And it wasn't just the fancy restaurants: even in the little places where we would stop for lunch, there would be good soups and salads. Even a well-prepared risotto. In Scotland, we had amazing salmon, amazing seafood. Great shellfish all over the UK.

In all, the three weeks of dinners in the UK were the best, richest food I've ever eaten. Fortunately, we walked it all off during the days – in museums, on sidewalks, through gardens, up mountains, and in stores.




The British TV we saw in our hotels was a hoot: lots of quiz shows ("Eggheads," "The Closer," "Pointless," "Celebrity Pointless," etc.), lots of cooking shows (one of the biggest news items when we were there – it was even on the front pages -- was the change of networks for "The Great British Bake Off"), and lots and lots of football/soccer. We also got semi-hooked on a reality show "The Retreat" that was on at 7:00 every night, just as we were getting dressed for dinner.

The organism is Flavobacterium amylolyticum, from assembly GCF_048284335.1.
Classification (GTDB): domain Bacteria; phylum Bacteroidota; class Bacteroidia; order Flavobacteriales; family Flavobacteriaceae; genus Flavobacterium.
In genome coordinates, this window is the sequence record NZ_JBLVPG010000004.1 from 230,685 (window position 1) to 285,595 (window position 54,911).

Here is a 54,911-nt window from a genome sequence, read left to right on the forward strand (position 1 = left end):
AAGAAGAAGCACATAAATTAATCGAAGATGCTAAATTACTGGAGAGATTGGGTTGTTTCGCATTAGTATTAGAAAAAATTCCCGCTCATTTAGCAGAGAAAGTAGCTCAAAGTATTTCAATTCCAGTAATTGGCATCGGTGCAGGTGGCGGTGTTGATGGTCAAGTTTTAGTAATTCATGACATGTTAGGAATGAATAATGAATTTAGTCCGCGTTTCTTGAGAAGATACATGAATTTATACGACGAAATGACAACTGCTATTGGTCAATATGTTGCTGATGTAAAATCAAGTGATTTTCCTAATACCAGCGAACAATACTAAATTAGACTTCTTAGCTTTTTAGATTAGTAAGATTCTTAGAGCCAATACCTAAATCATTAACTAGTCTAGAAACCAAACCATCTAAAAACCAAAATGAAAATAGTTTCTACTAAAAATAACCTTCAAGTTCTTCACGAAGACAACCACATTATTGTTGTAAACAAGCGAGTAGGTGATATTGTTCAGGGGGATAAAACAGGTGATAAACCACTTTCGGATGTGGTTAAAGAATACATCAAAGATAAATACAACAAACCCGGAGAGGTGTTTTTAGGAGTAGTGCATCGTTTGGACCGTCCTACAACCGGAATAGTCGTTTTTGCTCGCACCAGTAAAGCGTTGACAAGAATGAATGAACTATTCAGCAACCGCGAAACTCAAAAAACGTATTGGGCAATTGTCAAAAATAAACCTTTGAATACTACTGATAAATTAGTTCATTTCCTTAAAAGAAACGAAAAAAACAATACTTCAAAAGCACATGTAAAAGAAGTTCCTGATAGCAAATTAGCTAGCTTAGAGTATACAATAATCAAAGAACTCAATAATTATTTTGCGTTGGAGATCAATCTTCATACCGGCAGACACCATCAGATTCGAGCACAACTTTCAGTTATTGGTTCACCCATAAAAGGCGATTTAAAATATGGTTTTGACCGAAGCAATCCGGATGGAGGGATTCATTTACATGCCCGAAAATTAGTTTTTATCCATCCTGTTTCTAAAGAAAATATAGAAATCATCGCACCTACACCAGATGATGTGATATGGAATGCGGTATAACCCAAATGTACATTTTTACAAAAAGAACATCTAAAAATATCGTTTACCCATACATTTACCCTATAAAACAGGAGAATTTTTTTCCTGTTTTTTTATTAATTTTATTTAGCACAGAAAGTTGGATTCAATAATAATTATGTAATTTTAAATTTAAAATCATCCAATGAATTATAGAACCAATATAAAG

Everyone we met was pretty-to-very, very nice. Except the Volvo driver who honked me and flashed his lights. Most of the drivers were very polite. We had a lot of close passings on tight country roads and one-lane bridges. Everybody was patient and gave "the wave" when we passed.

And they're all as scared to death of the prospect of Donald Trump's winning as I am. And even if he loses, he's unleashed some very bad things into our general society. Or rather, exposed things that were there all along.


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Christian Correa